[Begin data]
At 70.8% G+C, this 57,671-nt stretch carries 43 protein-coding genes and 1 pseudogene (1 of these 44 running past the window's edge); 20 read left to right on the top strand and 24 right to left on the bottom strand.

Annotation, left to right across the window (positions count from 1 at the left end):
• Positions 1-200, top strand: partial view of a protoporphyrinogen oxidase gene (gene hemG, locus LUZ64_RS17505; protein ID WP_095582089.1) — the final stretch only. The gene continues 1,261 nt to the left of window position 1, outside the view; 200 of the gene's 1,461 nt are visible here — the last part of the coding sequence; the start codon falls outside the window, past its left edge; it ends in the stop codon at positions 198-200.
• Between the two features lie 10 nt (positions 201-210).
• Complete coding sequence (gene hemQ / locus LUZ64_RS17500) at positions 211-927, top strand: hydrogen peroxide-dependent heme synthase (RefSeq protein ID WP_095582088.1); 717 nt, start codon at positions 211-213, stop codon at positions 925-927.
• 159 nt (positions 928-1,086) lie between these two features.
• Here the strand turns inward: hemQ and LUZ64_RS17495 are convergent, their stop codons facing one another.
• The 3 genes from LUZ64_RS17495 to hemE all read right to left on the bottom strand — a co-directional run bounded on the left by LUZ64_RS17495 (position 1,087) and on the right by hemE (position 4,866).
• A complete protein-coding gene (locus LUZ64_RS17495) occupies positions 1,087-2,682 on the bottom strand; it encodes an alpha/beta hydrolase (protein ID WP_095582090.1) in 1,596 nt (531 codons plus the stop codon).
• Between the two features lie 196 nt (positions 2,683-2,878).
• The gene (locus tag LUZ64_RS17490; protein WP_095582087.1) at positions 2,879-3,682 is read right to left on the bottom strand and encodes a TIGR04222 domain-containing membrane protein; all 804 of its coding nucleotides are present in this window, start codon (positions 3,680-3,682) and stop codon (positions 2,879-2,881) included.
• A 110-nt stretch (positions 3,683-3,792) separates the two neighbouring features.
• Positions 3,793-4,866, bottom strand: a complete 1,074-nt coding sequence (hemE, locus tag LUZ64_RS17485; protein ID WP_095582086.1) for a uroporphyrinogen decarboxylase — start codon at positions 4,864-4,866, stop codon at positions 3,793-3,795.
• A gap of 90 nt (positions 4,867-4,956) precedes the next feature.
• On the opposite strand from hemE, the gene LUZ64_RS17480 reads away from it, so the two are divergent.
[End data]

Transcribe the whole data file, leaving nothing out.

At 70.8% G+C, this 57,671-nt stretch carries 43 protein-coding genes and 1 pseudogene (1 of these 44 running past the window's edge); 20 read left to right on the top strand and 24 right to left on the bottom strand.

Annotation, left to right across the window (positions count from 1 at the left end):
• Positions 1-200, top strand: partial view of a protoporphyrinogen oxidase gene (gene hemG, locus LUZ64_RS17505; protein ID WP_095582089.1) — the final stretch only. The gene continues 1,261 nt to the left of window position 1, outside the view; 200 of the gene's 1,461 nt are visible here — the last part of the coding sequence; the start codon falls outside the window, past its left edge; it ends in the stop codon at positions 198-200.
• Between the two features lie 10 nt (positions 201-210).
• Complete coding sequence (gene hemQ / locus LUZ64_RS17500) at positions 211-927, top strand: hydrogen peroxide-dependent heme synthase (RefSeq protein ID WP_095582088.1); 717 nt, start codon at positions 211-213, stop codon at positions 925-927.
• 159 nt (positions 928-1,086) lie between these two features.
• Here the strand turns inward: hemQ and LUZ64_RS17495 are convergent, their stop codons facing one another.
• The 3 genes from LUZ64_RS17495 to hemE all read right to left on the bottom strand — a co-directional run bounded on the left by LUZ64_RS17495 (position 1,087) and on the right by hemE (position 4,866).
• A complete protein-coding gene (locus LUZ64_RS17495) occupies positions 1,087-2,682 on the bottom strand; it encodes an alpha/beta hydrolase (protein ID WP_095582090.1) in 1,596 nt (531 codons plus the stop codon).
• Between the two features lie 196 nt (positions 2,683-2,878).
• The gene (locus tag LUZ64_RS17490; protein WP_095582087.1) at positions 2,879-3,682 is read right to left on the bottom strand and encodes a TIGR04222 domain-containing membrane protein; all 804 of its coding nucleotides are present in this window, start codon (positions 3,680-3,682) and stop codon (positions 2,879-2,881) included.
• A 110-nt stretch (positions 3,683-3,792) separates the two neighbouring features.
• Positions 3,793-4,866, bottom strand: a complete 1,074-nt coding sequence (hemE, locus tag LUZ64_RS17485; protein ID WP_095582086.1) for a uroporphyrinogen decarboxylase — start codon at positions 4,864-4,866, stop codon at positions 3,793-3,795.
• A gap of 90 nt (positions 4,867-4,956) precedes the next feature.
• On the opposite strand from hemE, the gene LUZ64_RS17480 reads away from it, so the two are divergent.